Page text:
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Efficacy of albendazole and levamisole against gastrointestinal nematodes of sheep and goats in Morogoro, Tanzania


Tropical Animal Health and Production 34(2): 115-120
Efficacy of albendazole and levamisole against gastrointestinal nematodes of sheep and goats in Morogoro, Tanzania
A study was conducted to determine the efficacy of albendazole after it had been withdrawn from use due to the development of resistant strains of nematodes about ten years ago. The study also aimed to determine the present efficacy of levamisole, which had been recommended to replace albendazole. On one farm, the sheep and goats were divided into two groups, one group of each serving as the untreated control, while the other was treated with levamisole. The sheep on the other farm were divided into three groups, one serving as the untreated control group, the second being treated with levamisole and the third being treated with albendazole. Faecal samples were collected one day before treatment, and again 10 days after treatment. Anthelmintic efficacy was determined by the faecal egg count reduction test. Ten days after treatment, the sheep treated with levamisole on the first farm had a 98% reduction in faecal egg count, with a 95% confidence limit of 76%. The goats on the same farm had a 97% reduction in faecal egg count, with a 95% lower confidence limit of 81%. At the second farm, 10 days after treatment, sheep treated with levamisole had a 99.4% reduction in faecal egg count, with a 95% lower confidence limit of 88.9%, whereas the sheep treated with albendazole only had a 59.4% reduction in faecal egg count, with a 95% lower confidence limit of -19.6%. The study indicated that the gastrointestinal nematodes of sheep at the Department of Animal Science and Production farm were still resistant to albendazole about ten years after this anthelmintic had been withdrawn from use. A reduced efficacy of levamisole was suspected.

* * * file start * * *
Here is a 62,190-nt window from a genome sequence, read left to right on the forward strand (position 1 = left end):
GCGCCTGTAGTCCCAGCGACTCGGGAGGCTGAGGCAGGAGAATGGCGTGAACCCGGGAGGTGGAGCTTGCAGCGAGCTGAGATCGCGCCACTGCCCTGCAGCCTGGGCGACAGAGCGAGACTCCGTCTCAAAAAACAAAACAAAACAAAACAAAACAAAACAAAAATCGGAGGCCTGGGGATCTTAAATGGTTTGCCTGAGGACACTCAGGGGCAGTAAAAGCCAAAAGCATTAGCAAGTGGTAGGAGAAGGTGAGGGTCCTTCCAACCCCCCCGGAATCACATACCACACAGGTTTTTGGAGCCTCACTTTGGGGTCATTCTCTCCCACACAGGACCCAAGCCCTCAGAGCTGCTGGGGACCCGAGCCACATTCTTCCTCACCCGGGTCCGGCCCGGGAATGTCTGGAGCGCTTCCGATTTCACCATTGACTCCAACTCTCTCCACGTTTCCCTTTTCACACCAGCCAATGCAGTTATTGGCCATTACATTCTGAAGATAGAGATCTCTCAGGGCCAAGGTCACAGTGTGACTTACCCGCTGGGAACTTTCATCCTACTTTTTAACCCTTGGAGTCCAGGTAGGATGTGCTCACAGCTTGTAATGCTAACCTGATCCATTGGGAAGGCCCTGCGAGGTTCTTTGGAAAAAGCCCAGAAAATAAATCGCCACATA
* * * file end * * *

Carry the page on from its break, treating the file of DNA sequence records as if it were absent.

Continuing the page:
Accession: 003747219

PMID: 11969109

DOI: 10.1023/a:1014214122167

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Related references

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